In this design example, FGM plate is designed to minimize the radiated sound due to vibration at a single frequency. As such we chose to focus on reduction of sound power at a frequency that was coincident with the first natural frequency of the homogeneous plate. Our goal was only to reduce the sound power level at this frequency. Any shift in the natural frequency of the plate was achieved as a consequence of reduction of sound power at this single frequency.
Fig. 6Sound power level versus frequency of the isotropic plates
The optimal design of the FGM plate depends on the proper distribution of the constituents throughout inplane directions. The design variables are ${\alpha}_{x}$, ${\alpha}_{y}$, ${\beta}_{x}$, ${\beta}_{y}$, ${\phi}_{x}$ and ${\phi}_{y}$ in Eq. (1). The optimization problem is defined as:
Minimize: ${\left.{L}_{\prod}\right}_{50\mathrm{H}\mathrm{z}}$.
Subject to:
${\beta}_{\mathrm{m}\mathrm{i}\mathrm{n}}\le {\beta}_{i}\le {\beta}_{\mathrm{m}\mathrm{a}\mathrm{x}},$
${\phi}_{\mathrm{m}\mathrm{i}\mathrm{n}}\le {\phi}_{i}\le {\phi}_{\mathrm{m}\mathrm{a}\mathrm{x}},$
where $i=x$, $y$. In this article, the boundaries of the design variables are selected so that $0\le {V}_{1}\le 1$ (i.e., ${\alpha}_{\mathrm{m}\mathrm{i}\mathrm{n}}=0\text{,}$${\alpha}_{\mathrm{m}\mathrm{a}\mathrm{x}}=+\infty \text{,}$${\beta}_{\mathrm{m}\mathrm{i}\mathrm{n}}=\infty \text{,}$${\beta}_{\mathrm{m}\mathrm{a}\mathrm{x}}=+\infty \text{,}$${\phi}_{\mathrm{m}\mathrm{i}\mathrm{n}}=\infty $ and ${\phi}_{\mathrm{m}\mathrm{a}\mathrm{x}}=+\infty $). The GA is used to find the optimal design variables which provide the minimum sound radiation at 50 Hz frequency. At this frequency, the steel and aluminum plates have high sound power; 95 dB and 104.4 dB for steel and aluminum plates, respectively. The design strategy is shown in Fig. 5. The sound power level versus frequency curve for isotropic plates and optimal FGM plate are shown in Fig. 7.
Fig. 7Sound power level versus frequency of the isotropic plates and the optimal FGM plate at 50 Hz
The design parameters that minimize the sound power at 50 Hz are listed in Table 2 (case 1), and corresponding steel volume fraction distribution is shown in Fig. 8. The sound power level of the optimal FGM plate at 50 Hz is 73.1 dB which is 21.9 dB and 31.3 dB less than the sound power level of steel and aluminum plates, respectively. Fig. 7 shows that the main consequence of the reduction of sound power level at 50 Hz is the shifting of the first natural frequency downward away from the frequency of interest. Note that the shift in the natural frequency was not the main target of this minimization but was a consequence of the redistribution of the materials within the plate. Fig. 8 shows that placing heavy material (like steel) at the region of large modal displacement reduces the fundamental frequency significantly.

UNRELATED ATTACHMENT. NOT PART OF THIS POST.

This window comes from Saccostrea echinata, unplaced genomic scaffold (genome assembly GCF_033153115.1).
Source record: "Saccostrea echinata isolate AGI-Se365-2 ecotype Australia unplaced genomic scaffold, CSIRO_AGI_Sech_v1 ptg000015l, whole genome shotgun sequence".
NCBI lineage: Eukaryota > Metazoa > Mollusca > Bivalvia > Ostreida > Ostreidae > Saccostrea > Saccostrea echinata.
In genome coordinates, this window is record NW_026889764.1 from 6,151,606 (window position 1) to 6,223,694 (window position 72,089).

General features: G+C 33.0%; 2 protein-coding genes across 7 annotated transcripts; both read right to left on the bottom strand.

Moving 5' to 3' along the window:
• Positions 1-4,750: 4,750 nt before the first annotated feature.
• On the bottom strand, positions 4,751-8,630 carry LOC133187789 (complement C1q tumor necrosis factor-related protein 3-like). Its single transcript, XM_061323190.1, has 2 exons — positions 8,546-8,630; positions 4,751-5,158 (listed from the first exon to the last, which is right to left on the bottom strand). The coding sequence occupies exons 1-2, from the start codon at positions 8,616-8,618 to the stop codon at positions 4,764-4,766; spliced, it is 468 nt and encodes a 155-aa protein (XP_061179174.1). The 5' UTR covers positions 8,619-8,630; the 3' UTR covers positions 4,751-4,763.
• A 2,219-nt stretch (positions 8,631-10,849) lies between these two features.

Fig. 8Steel volume fraction distribution that minimizes the sound power level at 50 Hz
3.2. Sound minimization over a frequency band
In this example problem, we demonstrate the efficiency of designing FGM plate for minimizing sound radiation over a frequency band. The average sound power over a band of frequencies can be estimated by:
where $M$ is the number of frequencies under consideration between ${f}_{\mathrm{m}\mathrm{i}\mathrm{n}}$ and ${f}_{\mathrm{m}\mathrm{a}\mathrm{x}}$, and ${\prod}_{i}$ is the sound power at the $i$th frequency. The plate under consideration is similar to the one in the previous example. In order to reduce the computational cost of sound power in a relatively large frequency band, a small frequency band has been selected. This example is similar to the preceding example, however, with minimizing the average sound power between 90 Hz and 115 Hz, rather than sound power minimization at a single frequency. As shown in Fig. 6, this frequency range contains two natural frequencies for the isotropic plates. These are the second (2×1) and the third (1×2) modes as depicted in Fig. 9.